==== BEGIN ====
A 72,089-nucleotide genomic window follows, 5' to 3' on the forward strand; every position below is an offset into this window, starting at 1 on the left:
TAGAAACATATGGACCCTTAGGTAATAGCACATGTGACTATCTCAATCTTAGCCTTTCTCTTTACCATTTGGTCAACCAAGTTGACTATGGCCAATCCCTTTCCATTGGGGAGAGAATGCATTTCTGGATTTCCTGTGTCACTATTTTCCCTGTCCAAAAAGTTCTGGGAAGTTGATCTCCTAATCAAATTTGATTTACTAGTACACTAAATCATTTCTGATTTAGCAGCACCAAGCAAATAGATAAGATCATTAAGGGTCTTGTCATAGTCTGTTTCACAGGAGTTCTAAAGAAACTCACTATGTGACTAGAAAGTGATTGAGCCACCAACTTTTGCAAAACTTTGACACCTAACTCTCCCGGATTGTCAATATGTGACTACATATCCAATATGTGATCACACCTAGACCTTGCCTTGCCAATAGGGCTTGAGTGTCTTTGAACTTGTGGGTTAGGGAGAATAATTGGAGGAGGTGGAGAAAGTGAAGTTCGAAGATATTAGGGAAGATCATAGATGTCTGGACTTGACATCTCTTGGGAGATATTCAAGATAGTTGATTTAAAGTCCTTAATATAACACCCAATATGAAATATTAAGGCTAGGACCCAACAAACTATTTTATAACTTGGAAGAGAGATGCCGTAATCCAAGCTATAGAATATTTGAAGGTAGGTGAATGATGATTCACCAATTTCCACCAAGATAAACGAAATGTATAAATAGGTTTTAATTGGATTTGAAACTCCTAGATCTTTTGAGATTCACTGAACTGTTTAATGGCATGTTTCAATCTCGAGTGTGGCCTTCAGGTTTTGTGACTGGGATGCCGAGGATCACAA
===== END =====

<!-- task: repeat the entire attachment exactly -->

A 72,089-nucleotide genomic window follows, 5' to 3' on the forward strand; every position below is an offset into this window, starting at 1 on the left:
TAGAAACATATGGACCCTTAGGTAATAGCACATGTGACTATCTCAATCTTAGCCTTTCTCTTTACCATTTGGTCAACCAAGTTGACTATGGCCAATCCCTTTCCATTGGGGAGAGAATGCATTTCTGGATTTCCTGTGTCACTATTTTCCCTGTCCAAAAAGTTCTGGGAAGTTGATCTCCTAATCAAATTTGATTTACTAGTACACTAAATCATTTCTGATTTAGCAGCACCAAGCAAATAGATAAGATCATTAAGGGTCTTGTCATAGTCTGTTTCACAGGAGTTCTAAAGAAACTCACTATGTGACTAGAAAGTGATTGAGCCACCAACTTTTGCAAAACTTTGACACCTAACTCTCCCGGATTGTCAATATGTGACTACATATCCAATATGTGATCACACCTAGACCTTGCCTTGCCAATAGGGCTTGAGTGTCTTTGAACTTGTGGGTTAGGGAGAATAATTGGAGGAGGTGGAGAAAGTGAAGTTCGAAGATATTAGGGAAGATCATAGATGTCTGGACTTGACATCTCTTGGGAGATATTCAAGATAGTTGATTTAAAGTCCTTAATATAACACCCAATATGAAATATTAAGGCTAGGACCCAACAAACTATTTTATAACTTGGAAGAGAGATGCCGTAATCCAAGCTATAGAATATTTGAAGGTAGGTGAATGATGATTCACCAATTTCCACCAAGATAAACGAAATGTATAAATAGGTTTTAATTGGATTTGAAACTCCTAGATCTTTTGAGATTCACTGAACTGTTTAATGGCATGTTTCAATCTCGAGTGTGGCCTTCAGGTTTTGTGACTGGGATGCCGAGGATCACAA